HAZEM HASSAN has fixed a plastic chair topped with a siren and megaphone to the back of his motorbike. With a pair of bright yellow swimming goggles and a mask to guard against tear gas, he is one of a legion of Sudanese bikers who ferry away those injured in frequent anti-military protests.
Thousands of demonstrators against an October 25 military coup have fainted or been injured by heavy tear gas, stun grenades, and live bullets fired by security forces, according to medics who say at least 89 have been killed.
With roads barricaded and ambulances hard to come by, motorcyclists have been first responders at the frontlines of confrontations with security forces, bringing protesters to hospitals and field clinics.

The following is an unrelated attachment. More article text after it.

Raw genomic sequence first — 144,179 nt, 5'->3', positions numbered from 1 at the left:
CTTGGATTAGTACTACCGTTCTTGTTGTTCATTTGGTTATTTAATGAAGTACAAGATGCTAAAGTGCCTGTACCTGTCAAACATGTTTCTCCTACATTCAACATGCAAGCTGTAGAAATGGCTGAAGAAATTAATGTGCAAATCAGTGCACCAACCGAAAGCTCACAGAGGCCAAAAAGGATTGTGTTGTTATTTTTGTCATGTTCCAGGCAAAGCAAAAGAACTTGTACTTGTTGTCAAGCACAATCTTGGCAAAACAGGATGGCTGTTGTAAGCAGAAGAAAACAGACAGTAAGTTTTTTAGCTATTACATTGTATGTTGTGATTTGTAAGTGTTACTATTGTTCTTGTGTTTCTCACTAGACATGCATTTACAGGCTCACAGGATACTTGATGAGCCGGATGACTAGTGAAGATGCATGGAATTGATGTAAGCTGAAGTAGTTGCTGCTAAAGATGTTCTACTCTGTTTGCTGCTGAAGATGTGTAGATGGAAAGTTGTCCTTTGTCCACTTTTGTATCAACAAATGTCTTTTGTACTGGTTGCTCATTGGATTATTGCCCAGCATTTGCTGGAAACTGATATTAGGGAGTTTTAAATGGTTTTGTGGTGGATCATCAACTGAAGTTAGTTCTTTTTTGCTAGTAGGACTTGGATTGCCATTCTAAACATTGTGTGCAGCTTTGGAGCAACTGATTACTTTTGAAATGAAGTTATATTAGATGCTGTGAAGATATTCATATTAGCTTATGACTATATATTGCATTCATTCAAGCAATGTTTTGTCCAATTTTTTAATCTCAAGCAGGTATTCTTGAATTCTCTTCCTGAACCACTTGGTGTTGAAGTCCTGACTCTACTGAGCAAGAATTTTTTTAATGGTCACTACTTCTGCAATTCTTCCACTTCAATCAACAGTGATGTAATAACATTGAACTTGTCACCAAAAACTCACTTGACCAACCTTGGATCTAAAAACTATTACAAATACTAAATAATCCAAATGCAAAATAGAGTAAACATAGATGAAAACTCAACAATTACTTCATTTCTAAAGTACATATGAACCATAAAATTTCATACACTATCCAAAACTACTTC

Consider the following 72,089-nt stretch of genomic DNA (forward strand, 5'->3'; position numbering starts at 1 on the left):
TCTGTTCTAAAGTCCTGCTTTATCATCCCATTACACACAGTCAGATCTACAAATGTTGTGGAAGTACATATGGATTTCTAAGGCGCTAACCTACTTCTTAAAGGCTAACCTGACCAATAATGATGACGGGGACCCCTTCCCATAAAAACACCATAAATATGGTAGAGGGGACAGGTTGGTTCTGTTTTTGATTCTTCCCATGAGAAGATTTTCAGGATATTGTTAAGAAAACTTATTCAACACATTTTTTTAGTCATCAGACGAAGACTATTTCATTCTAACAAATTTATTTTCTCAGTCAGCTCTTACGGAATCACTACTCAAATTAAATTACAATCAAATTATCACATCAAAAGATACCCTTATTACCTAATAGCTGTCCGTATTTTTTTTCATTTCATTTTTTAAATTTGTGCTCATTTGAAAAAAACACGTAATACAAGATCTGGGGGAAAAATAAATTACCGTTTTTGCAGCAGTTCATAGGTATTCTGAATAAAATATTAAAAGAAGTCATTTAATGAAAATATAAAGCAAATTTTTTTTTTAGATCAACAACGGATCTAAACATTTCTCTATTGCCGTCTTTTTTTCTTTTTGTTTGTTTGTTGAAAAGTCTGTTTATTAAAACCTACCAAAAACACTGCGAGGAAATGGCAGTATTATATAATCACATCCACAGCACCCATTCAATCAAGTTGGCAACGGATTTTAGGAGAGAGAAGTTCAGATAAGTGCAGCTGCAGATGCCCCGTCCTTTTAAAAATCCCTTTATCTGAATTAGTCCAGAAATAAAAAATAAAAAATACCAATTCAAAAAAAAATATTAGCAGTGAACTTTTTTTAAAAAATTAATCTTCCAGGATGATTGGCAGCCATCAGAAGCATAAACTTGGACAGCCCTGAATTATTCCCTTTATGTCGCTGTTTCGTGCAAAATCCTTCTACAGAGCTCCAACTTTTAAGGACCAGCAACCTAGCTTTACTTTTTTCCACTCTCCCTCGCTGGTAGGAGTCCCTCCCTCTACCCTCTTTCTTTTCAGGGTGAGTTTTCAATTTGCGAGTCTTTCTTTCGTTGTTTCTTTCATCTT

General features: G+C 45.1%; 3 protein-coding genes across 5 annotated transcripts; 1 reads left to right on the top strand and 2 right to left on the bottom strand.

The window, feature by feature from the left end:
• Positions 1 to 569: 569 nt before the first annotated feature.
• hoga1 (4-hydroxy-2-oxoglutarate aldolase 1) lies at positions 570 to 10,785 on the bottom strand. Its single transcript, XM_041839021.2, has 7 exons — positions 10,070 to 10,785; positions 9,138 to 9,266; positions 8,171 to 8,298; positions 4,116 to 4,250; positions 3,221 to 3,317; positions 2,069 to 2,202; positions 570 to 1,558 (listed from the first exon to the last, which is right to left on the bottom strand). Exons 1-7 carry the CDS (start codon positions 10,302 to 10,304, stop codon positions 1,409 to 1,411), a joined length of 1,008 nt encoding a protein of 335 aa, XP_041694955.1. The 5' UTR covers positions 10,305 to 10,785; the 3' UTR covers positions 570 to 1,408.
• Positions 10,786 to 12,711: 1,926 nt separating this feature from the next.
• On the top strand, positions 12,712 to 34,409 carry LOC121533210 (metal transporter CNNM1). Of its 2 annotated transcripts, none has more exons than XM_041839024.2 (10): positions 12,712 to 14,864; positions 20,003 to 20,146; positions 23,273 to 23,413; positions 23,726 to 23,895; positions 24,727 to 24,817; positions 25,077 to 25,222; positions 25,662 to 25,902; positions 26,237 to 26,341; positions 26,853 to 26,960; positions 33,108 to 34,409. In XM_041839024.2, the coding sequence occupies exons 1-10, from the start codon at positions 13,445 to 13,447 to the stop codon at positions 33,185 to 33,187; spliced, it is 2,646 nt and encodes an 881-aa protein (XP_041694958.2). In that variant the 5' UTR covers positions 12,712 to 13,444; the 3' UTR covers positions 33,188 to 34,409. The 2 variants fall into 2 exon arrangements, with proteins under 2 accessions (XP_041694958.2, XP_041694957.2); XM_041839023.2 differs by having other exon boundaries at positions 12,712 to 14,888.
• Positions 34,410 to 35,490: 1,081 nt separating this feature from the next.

Some have even fitted their bikes with makeshift stretchers. They offer transport on their bikes despite costly fuel bills and repairs.
“They are giving their lives for this country so I too am giving my motorbike, regardless of the cost of gas, for the sake of the country,” said Sheikh, another volunteer who chose not to give his last name. He showed scars on his arm which he said he got during a previous protest.
He added that the efforts have helped fight a growing association of motorcycles with hit-and-run robberies.
Medics aligned with the protest movement have consistently accused security forces of using excessive force, and the United States this week sanctioned a division of Sudanese police for human rights abuses.
Military leaders say that peaceful protests are allowed and that those who cause the casualties, including from security forces, will be held to account.